"How could you choose the Dodgers, a team without a quality starting pitcher, to win the National League wild-card berth over a talented young Expo team?"
Sam Axelrod, New York City
Picks and Pans
Your prediction in the Baseball Preview issue that the Philadelphia Phillies would finish third in the National League East (SCOUTING REPORTS, April 4) is almost as ridiculous as your prediction last year that they would finish sixth. You make it seem as if talent had nothing to do with their winning the pennant in 1993. Can the Phils maintain the camaraderie they enjoyed last season? Probably not, but they still have Lenny Dykstra, Darren Daulton, Dave Hollins, Curt Schilling and John Kruk. It seems no matter what the Phillies do, they get no respect.
DAN EISNER, Mount Laurel, N.J.
Thank you for picking the Detroit Tigers for fourth place in the American League East this year. Your predictions are usually out of whack, especially for Detroit teams, so now I have reason to hope that the Tigers can win a championship. Yeah, I know they have no pitching, but I challenge you to find a better lineup at the plate.
BRIAN J. WHITE, Temecula, Calif.
Baseball's Young Talent
O.K., everyone's entitled to an opinion, but no way is Ken Griffey Jr. the best of the young baseball stars (Kids' Stuff, April 4). I wouldn't trade Frank Thomas for two Griffeys. As a hitter Thomas is on a par with Ted Williams, except that Thomas has more power, and Griffey is overrated as an outfielder.
B. CLAY MOORE, Manhattan, Kans.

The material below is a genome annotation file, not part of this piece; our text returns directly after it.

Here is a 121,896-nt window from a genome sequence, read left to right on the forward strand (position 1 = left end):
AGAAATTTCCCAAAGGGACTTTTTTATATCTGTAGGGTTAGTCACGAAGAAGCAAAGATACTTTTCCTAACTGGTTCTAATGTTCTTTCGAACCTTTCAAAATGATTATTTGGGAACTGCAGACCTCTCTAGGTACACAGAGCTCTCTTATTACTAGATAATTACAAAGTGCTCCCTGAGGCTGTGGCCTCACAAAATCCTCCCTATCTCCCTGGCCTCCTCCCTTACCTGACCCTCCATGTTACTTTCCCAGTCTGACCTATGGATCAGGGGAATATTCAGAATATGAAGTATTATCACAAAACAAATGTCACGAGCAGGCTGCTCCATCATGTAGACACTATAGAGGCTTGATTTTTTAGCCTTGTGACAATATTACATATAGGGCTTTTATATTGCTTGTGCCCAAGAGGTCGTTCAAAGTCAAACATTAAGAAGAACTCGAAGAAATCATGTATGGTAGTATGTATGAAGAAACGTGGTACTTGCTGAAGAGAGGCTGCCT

I can't see how any article discussing the best young players could fail to mention Roberto Alomar of the Toronto Blue Jays, even though he just misses your age limit of 25. Alomar is less than four months older than Frank Thomas but has already established himself as one of the best all-around players in the game. He provides a solid bat and speed in addition to playing the best second base around. What he gives up—very little—in power to Carlos Baerga, he more than makes up for in stolen bases and defense.
GREG SEARLES, Fredericton, New Brunswick
Your article brought back memories of the Boston Red Sox's Tony Conigliaro. Tony reached 100 major league home runs on July 23, 1967—at the age of 22 years, 6 months, 16 days—which put him on a home run pace comparable to that of Mel Ott and Eddie Mathews. Less than a month later Conigliaro was struck in the face by a fastball thrown by the California Angels' Jack Hamilton, and he missed the rest of the 1967 season and all of '68. Based on his stats up to the point at which he was sidelined, a conservative projection for a healthy Conigliaro suggests that he would have hit 139 home runs by age 24, which would have placed him third on your alltime list.
Perhaps someday the Red Sox will do the right thing and retire his number.
HERBERT F. CREHAN JR., Natick, Mass.
I thoroughly enjoyed the classic SI story on playboy pitcher Bo Belinsky (Once He Was an Angel, March 28), but I would be interested to know what Belinsky is up to these days.
ANDREW EDISON, Charlottesville, Va.
Bo Belinsky certainly lived his life to the fullest, and he continues to do so. We are proud to employ him as one of our marketing consultants. His enthusiastic approach to life has helped to make us the No. 1 Saturn retailer in the country.
General Manager, Saturn of West Sahara
I have been a subscriber for many years, but it's safe to say that no SI story will ever have as much impact on our family as the one that you ran a year ago on Pittsburgh Penguin star Mario Lemieux, which mentioned his battle with Hodgkin's disease (The Legend Grows, April 19, 1993). I casually mentioned the article to my 23-year-old son, Chad, and he said that he had a lump about the size of a golf ball in his neck. Since it didn't hurt, he thought it was a swollen gland and would go away.